Wednesday, May 29, 2013


As I do on most weekdays, I'm sitting here in front of my computer, working on remixes, new songs, etc.. but, also, as I do on most days, I wander over to Facebook now and again to see what's going on in the lives of my 199 friends. Today's mindless surfing brought me to a recent article from I Die: You Die, which in the most chipper of fashions the author hails that "Revolution has come to the industrial scene!" He praises it for many things, some of which I agree with, but his assertion of the Rebirth of the North American Industrial Scene is so off the mark that I am compelled to write my own rant deriding it. Now, it's true, I am quite often a pessimist, but I do like to look on the bright side from time to time. And, as someone who has traveled across the globe, experiencing various incarnations of this little scene of ours, I feel like my perspective may be a bit helpful.

Off the bat, I will admit that I do not feel very close to the "industrial" scene. I come from the dark electronic music scene, it has offered me a platform to build my band and share my music with the world. But from the beginning, like with all scenes, I felt a bit put off by the arrogance espoused by those who believe that belonging to some rigidly structured subculture was somehow less conformist than being a mainstream pop artist. I mean, really, whatever clothes you put on, whatever music you listen to, if it does not represent you 100%, then it is merely a costume, and therefore a total sham. I can't tell you how often I have been mocked for liking hip hop, or how often I get crazy looks backstage when I put on Madonna to warm up. I simply cannot reconcile that kind of closed mindedness, especially from people who want to pretend that they are open minded.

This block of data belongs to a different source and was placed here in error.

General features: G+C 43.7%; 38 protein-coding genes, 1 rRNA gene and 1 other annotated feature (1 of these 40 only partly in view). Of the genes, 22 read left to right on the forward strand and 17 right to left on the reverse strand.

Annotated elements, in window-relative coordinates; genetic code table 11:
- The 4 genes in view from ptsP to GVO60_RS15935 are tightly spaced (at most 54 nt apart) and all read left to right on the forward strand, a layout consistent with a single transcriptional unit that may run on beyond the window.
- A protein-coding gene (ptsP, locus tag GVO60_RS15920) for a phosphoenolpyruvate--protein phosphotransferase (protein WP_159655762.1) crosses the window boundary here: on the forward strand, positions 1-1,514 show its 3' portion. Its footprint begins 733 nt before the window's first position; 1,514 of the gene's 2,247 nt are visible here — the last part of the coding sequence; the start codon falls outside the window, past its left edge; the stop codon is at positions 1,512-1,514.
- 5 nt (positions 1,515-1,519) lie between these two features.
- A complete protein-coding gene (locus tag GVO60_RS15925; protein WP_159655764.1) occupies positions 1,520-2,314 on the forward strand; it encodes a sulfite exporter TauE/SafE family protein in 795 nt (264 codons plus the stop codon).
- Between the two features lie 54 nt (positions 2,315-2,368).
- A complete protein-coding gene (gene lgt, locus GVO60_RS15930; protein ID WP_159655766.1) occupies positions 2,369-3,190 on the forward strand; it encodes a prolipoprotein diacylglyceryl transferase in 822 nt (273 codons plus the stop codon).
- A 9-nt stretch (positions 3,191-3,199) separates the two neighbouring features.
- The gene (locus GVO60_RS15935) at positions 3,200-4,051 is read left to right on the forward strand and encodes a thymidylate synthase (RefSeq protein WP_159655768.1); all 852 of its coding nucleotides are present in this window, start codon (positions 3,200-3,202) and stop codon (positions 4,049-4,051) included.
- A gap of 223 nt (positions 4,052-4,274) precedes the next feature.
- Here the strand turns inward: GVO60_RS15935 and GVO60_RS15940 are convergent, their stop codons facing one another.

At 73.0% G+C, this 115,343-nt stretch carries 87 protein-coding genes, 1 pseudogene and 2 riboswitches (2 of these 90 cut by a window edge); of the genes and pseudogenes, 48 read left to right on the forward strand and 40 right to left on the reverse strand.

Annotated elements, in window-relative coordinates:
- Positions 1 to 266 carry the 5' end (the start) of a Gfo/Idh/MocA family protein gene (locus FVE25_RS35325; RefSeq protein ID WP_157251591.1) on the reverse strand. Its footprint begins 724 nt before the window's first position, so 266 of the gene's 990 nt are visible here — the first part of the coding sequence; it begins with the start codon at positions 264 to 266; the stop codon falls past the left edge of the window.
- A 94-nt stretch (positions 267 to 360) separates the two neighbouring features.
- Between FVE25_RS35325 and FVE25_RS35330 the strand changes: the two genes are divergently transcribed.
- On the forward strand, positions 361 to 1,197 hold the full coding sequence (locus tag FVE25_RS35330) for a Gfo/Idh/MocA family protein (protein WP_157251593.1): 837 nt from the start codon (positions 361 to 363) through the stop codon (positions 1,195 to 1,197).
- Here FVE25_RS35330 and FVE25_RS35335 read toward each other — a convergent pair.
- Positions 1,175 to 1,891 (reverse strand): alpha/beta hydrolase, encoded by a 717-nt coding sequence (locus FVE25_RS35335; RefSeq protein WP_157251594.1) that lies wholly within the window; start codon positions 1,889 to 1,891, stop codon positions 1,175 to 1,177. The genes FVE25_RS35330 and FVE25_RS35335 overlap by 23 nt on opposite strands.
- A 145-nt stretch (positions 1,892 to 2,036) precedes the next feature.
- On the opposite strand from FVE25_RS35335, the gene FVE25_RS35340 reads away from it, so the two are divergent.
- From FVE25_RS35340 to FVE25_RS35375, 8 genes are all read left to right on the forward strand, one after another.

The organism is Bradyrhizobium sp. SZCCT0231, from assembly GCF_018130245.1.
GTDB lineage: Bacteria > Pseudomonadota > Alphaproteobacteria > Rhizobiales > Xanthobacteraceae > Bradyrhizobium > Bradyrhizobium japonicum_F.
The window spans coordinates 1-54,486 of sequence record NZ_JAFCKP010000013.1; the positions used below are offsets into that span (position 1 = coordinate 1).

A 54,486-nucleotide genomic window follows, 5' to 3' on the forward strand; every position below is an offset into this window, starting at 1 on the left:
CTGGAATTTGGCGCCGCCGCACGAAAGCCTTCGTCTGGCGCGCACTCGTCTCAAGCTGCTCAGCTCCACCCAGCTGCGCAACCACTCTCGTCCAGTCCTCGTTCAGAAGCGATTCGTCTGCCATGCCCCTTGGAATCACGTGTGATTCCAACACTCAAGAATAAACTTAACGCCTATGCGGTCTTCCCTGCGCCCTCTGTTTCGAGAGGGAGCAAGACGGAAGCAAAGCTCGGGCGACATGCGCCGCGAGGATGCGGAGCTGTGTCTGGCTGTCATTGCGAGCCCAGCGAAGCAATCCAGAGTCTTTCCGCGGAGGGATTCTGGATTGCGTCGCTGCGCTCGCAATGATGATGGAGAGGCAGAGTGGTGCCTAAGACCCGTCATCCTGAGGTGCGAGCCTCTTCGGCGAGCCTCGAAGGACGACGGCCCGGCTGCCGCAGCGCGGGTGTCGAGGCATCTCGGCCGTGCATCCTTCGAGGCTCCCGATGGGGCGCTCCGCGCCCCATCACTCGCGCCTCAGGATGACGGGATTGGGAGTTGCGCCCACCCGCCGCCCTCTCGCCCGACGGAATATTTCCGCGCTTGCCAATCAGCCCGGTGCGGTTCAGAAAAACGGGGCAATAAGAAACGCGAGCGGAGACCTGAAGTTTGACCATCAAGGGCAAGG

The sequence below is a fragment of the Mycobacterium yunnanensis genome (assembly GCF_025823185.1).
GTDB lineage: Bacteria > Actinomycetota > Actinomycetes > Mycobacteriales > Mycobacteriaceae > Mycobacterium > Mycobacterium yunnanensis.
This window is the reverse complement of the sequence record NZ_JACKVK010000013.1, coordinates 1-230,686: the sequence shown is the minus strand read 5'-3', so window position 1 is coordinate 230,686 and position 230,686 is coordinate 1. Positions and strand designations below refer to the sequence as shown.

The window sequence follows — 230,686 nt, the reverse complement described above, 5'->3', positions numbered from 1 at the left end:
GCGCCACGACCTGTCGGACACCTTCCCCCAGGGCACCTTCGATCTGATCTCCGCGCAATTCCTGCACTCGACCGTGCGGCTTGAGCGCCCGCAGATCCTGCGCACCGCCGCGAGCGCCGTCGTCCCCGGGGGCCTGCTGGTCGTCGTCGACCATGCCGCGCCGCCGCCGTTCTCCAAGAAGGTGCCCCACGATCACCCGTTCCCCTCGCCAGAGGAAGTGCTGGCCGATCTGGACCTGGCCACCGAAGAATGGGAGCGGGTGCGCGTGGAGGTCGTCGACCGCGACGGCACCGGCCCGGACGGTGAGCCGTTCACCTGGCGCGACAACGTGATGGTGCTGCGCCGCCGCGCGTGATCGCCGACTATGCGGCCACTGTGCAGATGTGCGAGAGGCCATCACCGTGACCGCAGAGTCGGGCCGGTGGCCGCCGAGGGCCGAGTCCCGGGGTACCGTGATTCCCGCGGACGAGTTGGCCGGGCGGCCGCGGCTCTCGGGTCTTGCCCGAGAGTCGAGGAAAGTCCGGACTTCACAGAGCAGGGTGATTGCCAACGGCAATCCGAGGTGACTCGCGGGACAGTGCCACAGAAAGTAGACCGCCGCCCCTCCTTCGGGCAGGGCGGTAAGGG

But I digress. I'm here to tear apart an article, not go on a tirade about why I hate scenes.

The author offers up five points, the first of which hails the opening of Club Complex in Los Angeles as a sign of the virility of the North American industrial scene. First off, I love Complex, I love the concept, I love the vibe. I've been there many times, the owner is a friend of mine. But let's be real. The scene in Los Angeles has ALWAYS been great. From my days of using fake ID's to get into Nocturne and Dungeon, up to the present when Aesthetic Perfection draws 800+ people at Das Bunker (the largest crowd we have EVER drawn ANYWHERE in the world), I have never seen a dip in the enthusiasm and passion LA folks have had for this kind of music. In fact, I believe that the fact that Complex has opened here is a testament to the Los Angeles scene, and not the North American scene at large. I would go so far as to suggest that if such a club opened anywhere else, it would flop.

He continues by boasting about the North American festivals. Which leaves me thinking; "Uhm, have you ever even been to a European festival?" Wave Gotik Treffen has an annual average attendance of 20,000 people. M'era Luna brings in around 25,000. I have played all 3 of the North American Festivals he mentioned. I am friends with all the promoters. They are all awesome people investing tons of money to trying to breathe life into this scene. But to try and compare them to the German festivals is simply disingenuous.